Saturday, November 16, 2019

BOOK REVIEW: A Son at the Front by Edith Wharton

Edith Wharton is an extraordinary writer, best known for her novels of the New York “aristocracy” during the Gilded Age. However, she also wrote short stories, plays, nonfiction, and novels covering diverse subjects.

My most recent read is one of her lesser known books, a World War I novel, A Son at the Front.

The protagonist is John Campton, an expat American artist in Paris. A fairly self-centered, shallow man, he has, after a rocky start, become a sought-after portrait painter. Part of his rocky start included a failed marriage that produced a son, George. (Campton’s portrait of George as a boy was pivotal to his success.)

His wife remarried a very successful, wealthy businessman while Campton was still a struggling artist. George was largely raised and entirely supported by his mother and stepfather, a fact that Campton resents. However, now that George has grown to manhood, he and his father have become close. (Although maybe not as close as Campton believes.)  George is about to arrive in Paris and the two will embark on a vacation together.

That was the plan. Unfortunately, this is the eve of the beginning of the war. And, unfortunately, although Campton and his ex-wife are Americans, George was born in France. Almost immediately after George arrives, the borders are essentially closed and George, a French citizen, is called for military duty.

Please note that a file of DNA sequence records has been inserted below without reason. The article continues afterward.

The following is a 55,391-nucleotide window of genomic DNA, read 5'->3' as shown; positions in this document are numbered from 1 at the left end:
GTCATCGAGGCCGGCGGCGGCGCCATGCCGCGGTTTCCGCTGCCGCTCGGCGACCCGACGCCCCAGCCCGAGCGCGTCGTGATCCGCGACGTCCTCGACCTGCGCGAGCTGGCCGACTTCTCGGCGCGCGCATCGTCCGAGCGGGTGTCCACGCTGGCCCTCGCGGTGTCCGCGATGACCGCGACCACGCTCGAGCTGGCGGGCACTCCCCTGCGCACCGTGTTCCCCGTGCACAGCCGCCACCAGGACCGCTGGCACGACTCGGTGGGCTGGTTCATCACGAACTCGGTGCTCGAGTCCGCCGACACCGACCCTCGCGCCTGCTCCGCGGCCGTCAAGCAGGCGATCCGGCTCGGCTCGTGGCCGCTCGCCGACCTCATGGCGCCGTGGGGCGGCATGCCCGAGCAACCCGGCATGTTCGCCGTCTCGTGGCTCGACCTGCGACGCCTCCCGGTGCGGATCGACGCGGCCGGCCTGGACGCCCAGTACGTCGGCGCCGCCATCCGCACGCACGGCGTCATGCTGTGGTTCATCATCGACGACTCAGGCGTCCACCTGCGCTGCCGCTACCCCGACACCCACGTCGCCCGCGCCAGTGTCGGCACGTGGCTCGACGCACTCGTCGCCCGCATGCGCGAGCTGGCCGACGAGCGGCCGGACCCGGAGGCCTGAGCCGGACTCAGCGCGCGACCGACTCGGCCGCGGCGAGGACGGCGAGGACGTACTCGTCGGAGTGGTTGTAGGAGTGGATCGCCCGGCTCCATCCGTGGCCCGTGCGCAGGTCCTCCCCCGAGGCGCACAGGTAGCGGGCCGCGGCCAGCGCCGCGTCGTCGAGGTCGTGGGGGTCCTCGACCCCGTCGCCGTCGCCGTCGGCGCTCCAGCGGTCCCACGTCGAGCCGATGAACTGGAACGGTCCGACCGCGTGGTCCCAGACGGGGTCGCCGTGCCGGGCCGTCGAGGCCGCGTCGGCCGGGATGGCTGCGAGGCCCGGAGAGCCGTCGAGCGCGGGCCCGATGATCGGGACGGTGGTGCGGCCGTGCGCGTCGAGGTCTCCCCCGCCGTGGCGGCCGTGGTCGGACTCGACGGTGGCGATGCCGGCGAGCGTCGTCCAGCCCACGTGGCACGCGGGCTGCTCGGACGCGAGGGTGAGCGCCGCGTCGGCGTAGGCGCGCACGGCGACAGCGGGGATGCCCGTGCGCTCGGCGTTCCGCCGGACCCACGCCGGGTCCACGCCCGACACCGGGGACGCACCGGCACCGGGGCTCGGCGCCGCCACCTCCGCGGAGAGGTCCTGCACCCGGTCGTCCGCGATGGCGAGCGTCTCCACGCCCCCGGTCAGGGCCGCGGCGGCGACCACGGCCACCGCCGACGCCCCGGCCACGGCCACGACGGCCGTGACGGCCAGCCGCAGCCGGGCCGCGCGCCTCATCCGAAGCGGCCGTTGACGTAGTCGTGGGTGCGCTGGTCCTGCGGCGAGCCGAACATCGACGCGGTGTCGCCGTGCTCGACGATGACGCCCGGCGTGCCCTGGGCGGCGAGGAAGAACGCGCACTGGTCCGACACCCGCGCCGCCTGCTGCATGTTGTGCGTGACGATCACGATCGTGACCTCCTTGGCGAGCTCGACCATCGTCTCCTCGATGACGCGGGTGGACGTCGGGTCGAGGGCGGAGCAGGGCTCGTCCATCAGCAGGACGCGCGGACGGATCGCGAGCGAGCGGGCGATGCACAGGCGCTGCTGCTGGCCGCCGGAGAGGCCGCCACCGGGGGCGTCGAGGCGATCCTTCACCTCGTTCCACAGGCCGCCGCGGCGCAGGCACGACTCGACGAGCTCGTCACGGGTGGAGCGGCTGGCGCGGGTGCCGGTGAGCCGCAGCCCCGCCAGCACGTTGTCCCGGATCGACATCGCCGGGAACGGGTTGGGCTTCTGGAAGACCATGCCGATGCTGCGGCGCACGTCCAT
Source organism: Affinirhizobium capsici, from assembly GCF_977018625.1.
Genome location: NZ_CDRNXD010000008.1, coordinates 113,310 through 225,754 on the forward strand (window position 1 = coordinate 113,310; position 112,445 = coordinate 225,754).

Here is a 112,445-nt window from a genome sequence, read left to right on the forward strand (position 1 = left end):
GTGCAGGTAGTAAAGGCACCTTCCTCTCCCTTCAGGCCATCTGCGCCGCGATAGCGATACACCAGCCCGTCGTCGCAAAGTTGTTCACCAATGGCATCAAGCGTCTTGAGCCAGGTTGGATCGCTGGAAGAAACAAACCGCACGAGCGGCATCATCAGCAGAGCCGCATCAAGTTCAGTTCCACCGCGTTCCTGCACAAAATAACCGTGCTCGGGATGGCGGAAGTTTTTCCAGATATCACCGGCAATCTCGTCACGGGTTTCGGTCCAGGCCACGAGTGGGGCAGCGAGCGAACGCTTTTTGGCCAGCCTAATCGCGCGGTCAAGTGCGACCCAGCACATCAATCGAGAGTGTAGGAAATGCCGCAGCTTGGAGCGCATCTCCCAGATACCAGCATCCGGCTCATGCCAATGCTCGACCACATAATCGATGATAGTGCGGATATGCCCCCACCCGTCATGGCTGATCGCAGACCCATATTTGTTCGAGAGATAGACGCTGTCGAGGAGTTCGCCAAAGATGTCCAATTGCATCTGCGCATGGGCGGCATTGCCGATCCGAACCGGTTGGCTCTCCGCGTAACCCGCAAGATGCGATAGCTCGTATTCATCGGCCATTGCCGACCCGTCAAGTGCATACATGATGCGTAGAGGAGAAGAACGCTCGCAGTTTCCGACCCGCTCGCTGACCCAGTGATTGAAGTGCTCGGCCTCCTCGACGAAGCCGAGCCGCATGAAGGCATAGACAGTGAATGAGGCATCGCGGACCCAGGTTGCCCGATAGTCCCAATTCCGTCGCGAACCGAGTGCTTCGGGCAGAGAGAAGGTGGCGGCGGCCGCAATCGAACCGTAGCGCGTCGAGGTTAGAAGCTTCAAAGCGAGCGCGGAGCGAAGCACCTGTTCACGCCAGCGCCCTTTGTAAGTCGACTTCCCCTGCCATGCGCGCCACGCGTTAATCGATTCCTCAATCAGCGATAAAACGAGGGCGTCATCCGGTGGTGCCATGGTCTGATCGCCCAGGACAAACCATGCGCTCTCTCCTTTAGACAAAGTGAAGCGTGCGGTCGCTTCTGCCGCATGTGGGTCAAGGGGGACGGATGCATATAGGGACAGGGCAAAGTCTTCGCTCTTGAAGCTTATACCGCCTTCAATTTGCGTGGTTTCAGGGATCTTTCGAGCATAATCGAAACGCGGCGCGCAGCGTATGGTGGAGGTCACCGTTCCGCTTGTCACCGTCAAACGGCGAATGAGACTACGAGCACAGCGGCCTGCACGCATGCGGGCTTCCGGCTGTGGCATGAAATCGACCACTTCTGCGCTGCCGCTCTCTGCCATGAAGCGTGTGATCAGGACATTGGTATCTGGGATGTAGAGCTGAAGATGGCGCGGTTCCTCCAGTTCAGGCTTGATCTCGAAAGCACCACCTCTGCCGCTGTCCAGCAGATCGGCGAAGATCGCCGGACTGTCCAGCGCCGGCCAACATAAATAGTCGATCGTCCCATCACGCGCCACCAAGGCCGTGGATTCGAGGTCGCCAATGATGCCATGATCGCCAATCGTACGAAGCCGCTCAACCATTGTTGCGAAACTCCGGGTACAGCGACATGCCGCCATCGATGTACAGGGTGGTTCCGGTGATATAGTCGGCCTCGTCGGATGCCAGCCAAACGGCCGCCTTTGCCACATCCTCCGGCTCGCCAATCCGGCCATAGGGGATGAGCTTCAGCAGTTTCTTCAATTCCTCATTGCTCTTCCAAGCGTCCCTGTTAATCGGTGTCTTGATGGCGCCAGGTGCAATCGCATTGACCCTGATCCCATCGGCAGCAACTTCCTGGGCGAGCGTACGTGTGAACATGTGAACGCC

Thanks to the machinations and connections of three doting parents, George is assigned to a safe desk job away from the front. But the parents live in constant terror he will be reassigned. As the war gets underway and then drags on, and the casualties mount, Campton’s reactions to his son’s safety are conflicted. How can George be so content to remain behind the lines?

The novel is a beautifully written psychological study not only of the protagonist but of numerous people in his sphere. War effects everyone, the privileged and the poor. Some throw themselves into relief efforts. Some try to ignore the war and get on with life. And everyone loses loved ones.

The action is muted for a “war novel.” Yet the tension is palpable. Campton is a sympathetic if not particularly likeable character. Of course, it’s a tragic novel. How could it be otherwise? But Wharton writes masterful tragedy.